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$0 Repair Limits vs. As-Is

March 5, 2020 Contracts Real Estate Blog

In Section 12 of the FAR/BAR contract, a seller warrants the operational condition and structural integrity of their property and has the responsibility to maintain or deal with such matters going forward from the contract’s effective date through closing. Subject to the Section 9(a) repair limits, the seller is responsible for structural or equipment repairs, and to close-out (or obtain and closeout) building permits. However, there are agents who are of the impression that putting $0 in the Section 9(a) repair limits makes the deal “as is.”

Zeroing out the repair limits does not remove a seller’s warranties and representations about the Section 12 inspection items (general property, wood-destroying organisms, or building permits) or, perhaps, more importantly, absolve a seller of responsibility to maintain or deal with such matters from the contract’s effective date forward. All the $0 limit does is ensure there will be a discussion about what is going to be repaired or closed out.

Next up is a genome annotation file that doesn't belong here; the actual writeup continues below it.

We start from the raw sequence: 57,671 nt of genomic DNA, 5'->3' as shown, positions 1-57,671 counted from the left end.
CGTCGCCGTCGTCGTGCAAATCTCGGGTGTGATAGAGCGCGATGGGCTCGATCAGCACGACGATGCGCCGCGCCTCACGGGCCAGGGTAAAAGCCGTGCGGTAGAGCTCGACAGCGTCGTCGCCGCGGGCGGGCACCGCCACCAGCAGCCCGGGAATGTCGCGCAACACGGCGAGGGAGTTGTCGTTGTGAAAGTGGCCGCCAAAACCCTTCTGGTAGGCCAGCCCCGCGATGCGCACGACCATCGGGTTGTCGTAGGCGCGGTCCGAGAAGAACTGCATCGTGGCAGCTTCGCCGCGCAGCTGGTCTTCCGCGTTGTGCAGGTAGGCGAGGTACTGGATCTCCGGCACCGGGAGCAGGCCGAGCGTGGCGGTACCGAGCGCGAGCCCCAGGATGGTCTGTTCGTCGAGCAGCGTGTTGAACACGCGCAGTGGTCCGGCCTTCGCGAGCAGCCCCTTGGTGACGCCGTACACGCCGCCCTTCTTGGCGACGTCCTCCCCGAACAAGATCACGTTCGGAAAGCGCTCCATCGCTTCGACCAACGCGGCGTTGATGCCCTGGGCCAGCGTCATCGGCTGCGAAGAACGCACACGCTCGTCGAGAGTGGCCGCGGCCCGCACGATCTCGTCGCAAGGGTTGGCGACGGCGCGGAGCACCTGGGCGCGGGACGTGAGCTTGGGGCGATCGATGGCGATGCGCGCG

Contrast this with a true as-is contract, where the seller’s only responsibility is to make sure the condition of the property is the same at closing as on the effective date of the contract – i.e., they can’t let that hole in the roof get any worse than it already is. The seller makes no warranties whatsoever about the operational fitness of the property or its history. What the buyer sees is what the buyer gets.

There are two addenda on point:

  1. The FAR/BAR Right to Inspect and Right to Cancel addendum serves the same purpose as some of the home-grown inspection addenda you see proffered by some closing firms – it gives the buyer a free look period, but if they elect not to cancel, then the repair limits ($0 or otherwise) remain, as do the seller’s warranties and representations.
  2. The FAR/BAR As-Is addendum, on the other hand, removes the Section 9 repair limits and the Section 12 warranties and representations, creating an actual as-is, “what you see is what you get” contract. From a drafting perspective, if as-is is your intent, the FAR/BAR AS-IS contract is the better vehicle for your offer, since it incorporates the concept of the As-Is addendum in a cleaned up, single-purpose form.

The upshot is this: you are doing your seller a disservice if you use the term “as-is” in connection with a FAR/BAR offer with $0 repair limits and/or a Right to Inspect/Right to Cancel (or homegrown) addendum attached. Contract forms are an agent’s stock and trade – be absolutely clear in your understanding of what each form (and addendum, regardless of the source) says and does, and what obligations your client has as a result of the complete contract presented.